Flash Non-Fiction Friday

A bright white moon sailing in the sky at the end of a red-letter day.

Lobsters delivered from Maine by a friend. A red poppy that defies the season and decides to bloom on the garden path while the rest of the flora is going to seed.

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Red will dominate the wetlands soon, the Swamp Maples will don their fiery fall dress and the sunsets will blaze the horizon. The world will explode in color only Nature can produce – a Crayola crayon box of umber, gold, and crimson.

The term, a red-letter day, acceding to Wikipedia has;Β its roots are in classical antiquity; for instance, important days indicated in red in a calendar dating from the Roman Republic (509 BC-27 BC).[1] In medieval manuscripts, initial capitals and highlighted words (known as rubrics) were written in red ink. The practice was continued after the invention of the printing press, including in Catholic liturgical books. Many calendars still indicate special dates and holidays in red instead of black.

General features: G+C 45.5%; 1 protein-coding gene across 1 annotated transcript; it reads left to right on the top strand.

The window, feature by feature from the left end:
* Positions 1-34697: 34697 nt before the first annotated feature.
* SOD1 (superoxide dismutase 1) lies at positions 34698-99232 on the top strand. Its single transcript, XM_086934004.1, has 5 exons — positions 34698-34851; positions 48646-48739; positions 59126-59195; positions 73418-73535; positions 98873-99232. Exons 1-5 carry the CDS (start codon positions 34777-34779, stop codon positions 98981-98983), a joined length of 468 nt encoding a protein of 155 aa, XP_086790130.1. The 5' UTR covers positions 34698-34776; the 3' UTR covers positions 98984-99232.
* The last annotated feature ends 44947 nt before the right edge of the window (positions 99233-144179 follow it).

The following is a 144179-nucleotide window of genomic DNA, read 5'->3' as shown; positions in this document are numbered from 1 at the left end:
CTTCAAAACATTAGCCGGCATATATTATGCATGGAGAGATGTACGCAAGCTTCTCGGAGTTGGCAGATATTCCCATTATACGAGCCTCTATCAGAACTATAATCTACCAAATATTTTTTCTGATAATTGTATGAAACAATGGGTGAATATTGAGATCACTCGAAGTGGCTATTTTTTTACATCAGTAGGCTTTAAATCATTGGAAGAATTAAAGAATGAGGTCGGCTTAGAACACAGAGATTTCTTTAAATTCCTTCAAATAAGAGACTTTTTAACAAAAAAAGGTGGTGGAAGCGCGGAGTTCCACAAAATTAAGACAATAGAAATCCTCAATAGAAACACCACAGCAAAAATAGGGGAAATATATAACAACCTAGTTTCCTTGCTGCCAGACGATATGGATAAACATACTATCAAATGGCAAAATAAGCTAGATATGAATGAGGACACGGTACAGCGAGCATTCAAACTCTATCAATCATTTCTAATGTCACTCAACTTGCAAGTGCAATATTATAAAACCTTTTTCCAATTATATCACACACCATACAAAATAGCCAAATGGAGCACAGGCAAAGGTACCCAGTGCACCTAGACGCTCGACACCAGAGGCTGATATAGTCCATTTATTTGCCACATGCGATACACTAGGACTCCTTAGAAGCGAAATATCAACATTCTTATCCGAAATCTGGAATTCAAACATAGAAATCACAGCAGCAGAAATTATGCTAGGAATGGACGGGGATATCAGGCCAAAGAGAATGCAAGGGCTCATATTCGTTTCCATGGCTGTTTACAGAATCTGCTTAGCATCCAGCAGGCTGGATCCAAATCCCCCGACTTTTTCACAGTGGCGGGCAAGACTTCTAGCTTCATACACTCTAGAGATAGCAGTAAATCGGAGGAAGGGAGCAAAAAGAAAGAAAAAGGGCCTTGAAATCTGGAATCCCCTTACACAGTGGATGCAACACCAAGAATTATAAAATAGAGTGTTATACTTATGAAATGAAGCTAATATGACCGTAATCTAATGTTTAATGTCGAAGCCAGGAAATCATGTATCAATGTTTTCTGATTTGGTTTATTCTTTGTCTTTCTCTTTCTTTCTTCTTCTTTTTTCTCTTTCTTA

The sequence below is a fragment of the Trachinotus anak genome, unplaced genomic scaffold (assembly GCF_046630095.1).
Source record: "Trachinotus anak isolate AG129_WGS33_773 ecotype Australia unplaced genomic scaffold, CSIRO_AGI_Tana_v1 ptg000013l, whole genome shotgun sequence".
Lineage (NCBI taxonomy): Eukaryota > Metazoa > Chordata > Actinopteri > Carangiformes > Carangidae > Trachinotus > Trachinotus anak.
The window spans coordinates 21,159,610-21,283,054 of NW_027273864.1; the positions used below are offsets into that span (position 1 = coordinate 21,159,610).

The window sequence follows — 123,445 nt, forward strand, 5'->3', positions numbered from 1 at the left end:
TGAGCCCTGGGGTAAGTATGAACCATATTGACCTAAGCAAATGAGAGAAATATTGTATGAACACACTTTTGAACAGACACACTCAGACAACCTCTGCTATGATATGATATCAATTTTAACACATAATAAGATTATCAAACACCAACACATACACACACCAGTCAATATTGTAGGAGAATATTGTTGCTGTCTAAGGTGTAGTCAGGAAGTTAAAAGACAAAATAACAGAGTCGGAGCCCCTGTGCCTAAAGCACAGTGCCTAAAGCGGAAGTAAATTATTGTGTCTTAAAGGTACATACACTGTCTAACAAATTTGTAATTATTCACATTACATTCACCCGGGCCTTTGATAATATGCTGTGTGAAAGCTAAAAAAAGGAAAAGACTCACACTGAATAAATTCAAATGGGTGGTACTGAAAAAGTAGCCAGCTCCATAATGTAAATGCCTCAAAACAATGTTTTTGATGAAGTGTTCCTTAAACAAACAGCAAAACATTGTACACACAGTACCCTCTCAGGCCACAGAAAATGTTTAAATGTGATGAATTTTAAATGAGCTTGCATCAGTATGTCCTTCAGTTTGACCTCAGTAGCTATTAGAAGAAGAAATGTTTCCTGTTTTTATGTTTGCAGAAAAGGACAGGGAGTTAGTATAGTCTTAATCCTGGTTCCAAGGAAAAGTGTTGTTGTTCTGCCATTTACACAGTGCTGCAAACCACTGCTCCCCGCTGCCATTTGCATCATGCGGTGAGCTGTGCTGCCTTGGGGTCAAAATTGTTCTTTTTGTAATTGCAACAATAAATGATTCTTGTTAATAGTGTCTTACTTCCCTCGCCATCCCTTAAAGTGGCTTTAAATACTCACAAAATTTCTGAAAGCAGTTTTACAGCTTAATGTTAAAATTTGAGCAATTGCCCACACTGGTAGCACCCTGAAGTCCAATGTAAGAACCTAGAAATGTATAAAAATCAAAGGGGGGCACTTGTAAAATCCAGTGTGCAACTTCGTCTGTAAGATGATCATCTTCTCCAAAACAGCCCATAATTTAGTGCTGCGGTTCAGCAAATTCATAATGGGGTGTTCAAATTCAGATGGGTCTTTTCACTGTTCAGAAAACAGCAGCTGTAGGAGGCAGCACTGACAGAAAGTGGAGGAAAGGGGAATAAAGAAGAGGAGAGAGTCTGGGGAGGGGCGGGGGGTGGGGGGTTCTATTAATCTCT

The reference to the early religious manuscripts and the birth of publishing, the invention of the printing press, how ironic as I type these words and send them off into the world…

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